From: Adam Safron (email@example.com)
Date: Sun Mar 02 2008 - 16:03:42 MST
Quantum entanglement is not considered to be an important factor by
most well-regarded neuroscientists.
With ~100 billion neurons and 10^14 synapses, the brain is plenty
complex to explain human cognition/behavior without resorting to
exotic physical properties. And more importantly, no one has come up
with a reasonable account for how quantum entanglement would impact
information processing. Quantum explanations for the mind are both
unnecessary and unhelpful.
On Mar 2, 2008, at 5:09 PM, Krekoski Ross wrote:
> Why has there not been any discussion that I can find, regarding the
> very real possibility that quantum entanglement plays a large role
> in the functioning of the human brain?
> It certainly is a factor in the low-level motion of particles, and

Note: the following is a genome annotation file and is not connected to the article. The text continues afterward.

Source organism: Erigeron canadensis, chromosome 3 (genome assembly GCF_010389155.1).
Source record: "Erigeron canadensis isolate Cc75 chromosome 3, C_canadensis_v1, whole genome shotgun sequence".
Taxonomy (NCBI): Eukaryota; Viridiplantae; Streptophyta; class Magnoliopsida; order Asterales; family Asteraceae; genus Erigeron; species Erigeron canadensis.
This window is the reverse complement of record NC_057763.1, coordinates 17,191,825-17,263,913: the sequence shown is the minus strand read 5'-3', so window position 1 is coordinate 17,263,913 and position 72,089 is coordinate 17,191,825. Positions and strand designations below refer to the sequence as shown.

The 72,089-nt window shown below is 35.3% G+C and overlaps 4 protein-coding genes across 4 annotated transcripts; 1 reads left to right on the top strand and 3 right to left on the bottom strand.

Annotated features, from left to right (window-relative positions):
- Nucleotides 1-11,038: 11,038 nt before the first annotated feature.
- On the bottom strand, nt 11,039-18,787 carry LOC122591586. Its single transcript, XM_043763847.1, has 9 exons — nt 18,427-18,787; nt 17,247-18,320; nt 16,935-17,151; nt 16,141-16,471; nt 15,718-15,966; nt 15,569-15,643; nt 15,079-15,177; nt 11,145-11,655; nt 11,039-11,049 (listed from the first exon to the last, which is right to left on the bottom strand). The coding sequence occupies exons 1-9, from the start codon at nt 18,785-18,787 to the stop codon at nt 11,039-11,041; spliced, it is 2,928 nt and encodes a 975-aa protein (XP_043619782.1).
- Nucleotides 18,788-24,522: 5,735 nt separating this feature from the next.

> in a chaotic system where local disturbances can lead to large
> systemic changes, such as cascade effects in neurons, it seems to be
> a significant oversight to not at least acknowledge it's likely
> presence. It has significant implications for the processing
> capacity of the human brain since it multiplies the number of
> interactions by a significant number of orders of magnitude, and is
> also quite relevant therefore in talking about at what point we have
> the machine capacity with current architecture to begin to simulate
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